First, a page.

Jo Loring-Fisher. London: Frances Lincoln, hb, 978 0 71124 956 1, 2021, £12.99, 40pp.
Fiction, picture book, 5-7 years
Shy, nervous Sophy is happiest at home wearing her wolf suit and playing in her den. Through retreating into her fantasy play-space, Sophy feels like a wolf – strong, fierce and brave.
At school, however, she is bullied by other children. Something extraordinary happens when Sophy is transported to an enchanted woodland, where she meets dream wolves who inspire her inner courage.
Jo Loring-Fisher’s appealing illustrations are beautifully rendered to depict the sensitivity of this story. A colour pallet of predominantly pastel shades and understated tones invites the reader into a dreamy, imaginative world of magic realism. Texture conveys swirling leaves, snowstorms, and cosy wolf fur. The narrative concept of a spirit animal as the catalyst for character development is most interesting, yet the story treats this idea with a focus on humans, rather than exploring a more genuine interconnection between humans and animals.
Overall, the narrative is straightforward and while the text itself is clear, it seems that richer and more lyrical writing would better complement the images. Alternatively, since the illustrations are emotionally evocative and convey the narrative effectively, perhaps this tale would have worked well as a wordless picturebook. The forest setting and interactions with wolves and a bear hint at the power of nature to restore: Sophy’s escape – from a tower block in a nameless grey city to the snowy woods – enables her transformation, and it would have been interesting to see this idea developed within the narrative. Sophy’s wolf costume conjures images of Max from Maurice Sendak’s Where the Wild Things Are, who dons his wolf suit and causes mischief.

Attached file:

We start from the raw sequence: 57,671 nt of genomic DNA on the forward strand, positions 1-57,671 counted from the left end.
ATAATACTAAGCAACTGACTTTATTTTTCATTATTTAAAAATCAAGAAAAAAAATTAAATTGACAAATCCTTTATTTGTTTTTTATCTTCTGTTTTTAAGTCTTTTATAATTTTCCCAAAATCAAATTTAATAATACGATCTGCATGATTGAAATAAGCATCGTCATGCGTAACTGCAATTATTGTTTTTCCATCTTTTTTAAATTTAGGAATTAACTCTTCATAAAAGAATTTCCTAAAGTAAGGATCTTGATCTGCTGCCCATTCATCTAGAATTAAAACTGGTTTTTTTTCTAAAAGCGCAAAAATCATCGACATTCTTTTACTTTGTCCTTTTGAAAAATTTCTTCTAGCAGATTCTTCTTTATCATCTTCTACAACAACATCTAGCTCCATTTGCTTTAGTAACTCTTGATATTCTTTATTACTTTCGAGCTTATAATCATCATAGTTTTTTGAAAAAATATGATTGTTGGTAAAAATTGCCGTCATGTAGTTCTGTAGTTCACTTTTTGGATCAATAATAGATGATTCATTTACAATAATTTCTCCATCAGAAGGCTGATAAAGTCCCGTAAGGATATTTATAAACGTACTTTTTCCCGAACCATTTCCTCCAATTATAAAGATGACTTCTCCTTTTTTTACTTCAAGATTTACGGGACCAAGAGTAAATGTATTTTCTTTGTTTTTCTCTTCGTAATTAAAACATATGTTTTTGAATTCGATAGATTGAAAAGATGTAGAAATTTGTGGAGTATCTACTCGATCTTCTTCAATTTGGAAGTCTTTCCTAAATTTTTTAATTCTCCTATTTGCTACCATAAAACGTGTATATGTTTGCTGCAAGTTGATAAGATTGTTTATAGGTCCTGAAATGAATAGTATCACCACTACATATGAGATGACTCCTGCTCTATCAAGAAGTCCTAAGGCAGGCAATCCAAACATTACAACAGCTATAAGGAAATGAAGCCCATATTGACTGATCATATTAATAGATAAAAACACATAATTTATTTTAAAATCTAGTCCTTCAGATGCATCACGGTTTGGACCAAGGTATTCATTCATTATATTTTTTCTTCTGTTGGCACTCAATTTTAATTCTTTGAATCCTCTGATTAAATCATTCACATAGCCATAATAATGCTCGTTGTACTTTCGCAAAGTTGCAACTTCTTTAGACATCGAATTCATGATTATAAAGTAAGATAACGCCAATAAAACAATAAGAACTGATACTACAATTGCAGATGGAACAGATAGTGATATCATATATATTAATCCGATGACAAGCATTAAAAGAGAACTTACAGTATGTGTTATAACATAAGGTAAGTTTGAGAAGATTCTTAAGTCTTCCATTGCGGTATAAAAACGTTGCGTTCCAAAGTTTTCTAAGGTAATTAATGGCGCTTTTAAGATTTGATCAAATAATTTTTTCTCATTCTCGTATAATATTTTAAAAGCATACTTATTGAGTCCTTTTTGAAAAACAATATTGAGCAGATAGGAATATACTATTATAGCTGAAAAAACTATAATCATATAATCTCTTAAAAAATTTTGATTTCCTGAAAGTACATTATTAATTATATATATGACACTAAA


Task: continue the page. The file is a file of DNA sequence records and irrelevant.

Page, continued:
While both stories address children’s emotions, Loring-Fisher’s rendering is occasionally twee. However, it could be an effective tale for children who experience anxiety, reminding them of the importance of kindness and courage to help overcome their struggles. This story is a worthy contribution to those books that show young audiences how a gentle nudge can make one feel braver.
Review by Kerenza Ghosh